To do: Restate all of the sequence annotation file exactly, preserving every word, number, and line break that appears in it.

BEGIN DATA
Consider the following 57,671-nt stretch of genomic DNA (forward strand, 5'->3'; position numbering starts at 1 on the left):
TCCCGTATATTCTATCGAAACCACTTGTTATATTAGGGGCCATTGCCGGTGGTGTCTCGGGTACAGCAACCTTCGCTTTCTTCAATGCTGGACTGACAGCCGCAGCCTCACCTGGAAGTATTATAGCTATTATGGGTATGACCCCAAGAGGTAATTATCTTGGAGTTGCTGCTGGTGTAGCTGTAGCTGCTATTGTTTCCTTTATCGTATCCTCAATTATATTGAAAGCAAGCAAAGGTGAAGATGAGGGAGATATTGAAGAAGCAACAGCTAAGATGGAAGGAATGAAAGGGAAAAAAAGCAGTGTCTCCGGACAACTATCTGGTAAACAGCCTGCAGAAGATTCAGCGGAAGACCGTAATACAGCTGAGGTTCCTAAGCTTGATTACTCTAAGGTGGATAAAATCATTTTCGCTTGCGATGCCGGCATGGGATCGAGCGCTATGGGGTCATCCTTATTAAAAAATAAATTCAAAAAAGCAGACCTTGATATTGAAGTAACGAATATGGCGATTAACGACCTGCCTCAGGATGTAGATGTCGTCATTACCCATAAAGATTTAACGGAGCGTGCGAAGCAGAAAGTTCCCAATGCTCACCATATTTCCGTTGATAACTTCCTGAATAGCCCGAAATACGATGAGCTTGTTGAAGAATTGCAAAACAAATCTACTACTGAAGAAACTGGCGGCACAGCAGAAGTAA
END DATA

Consider the following 57,671-nt stretch of genomic DNA (forward strand, 5'->3'; position numbering starts at 1 on the left):
TCCCGTATATTCTATCGAAACCACTTGTTATATTAGGGGCCATTGCCGGTGGTGTCTCGGGTACAGCAACCTTCGCTTTCTTCAATGCTGGACTGACAGCCGCAGCCTCACCTGGAAGTATTATAGCTATTATGGGTATGACCCCAAGAGGTAATTATCTTGGAGTTGCTGCTGGTGTAGCTGTAGCTGCTATTGTTTCCTTTATCGTATCCTCAATTATATTGAAAGCAAGCAAAGGTGAAGATGAGGGAGATATTGAAGAAGCAACAGCTAAGATGGAAGGAATGAAAGGGAAAAAAAGCAGTGTCTCCGGACAACTATCTGGTAAACAGCCTGCAGAAGATTCAGCGGAAGACCGTAATACAGCTGAGGTTCCTAAGCTTGATTACTCTAAGGTGGATAAAATCATTTTCGCTTGCGATGCCGGCATGGGATCGAGCGCTATGGGGTCATCCTTATTAAAAAATAAATTCAAAAAAGCAGACCTTGATATTGAAGTAACGAATATGGCGATTAACGACCTGCCTCAGGATGTAGATGTCGTCATTACCCATAAAGATTTAACGGAGCGTGCGAAGCAGAAAGTTCCCAATGCTCACCATATTTCCGTTGATAACTTCCTGAATAGCCCGAAATACGATGAGCTTGTTGAAGAATTGCAAAACAAATCTACTACTGAAGAAACTGGCGGCACAGCAGAAGTAA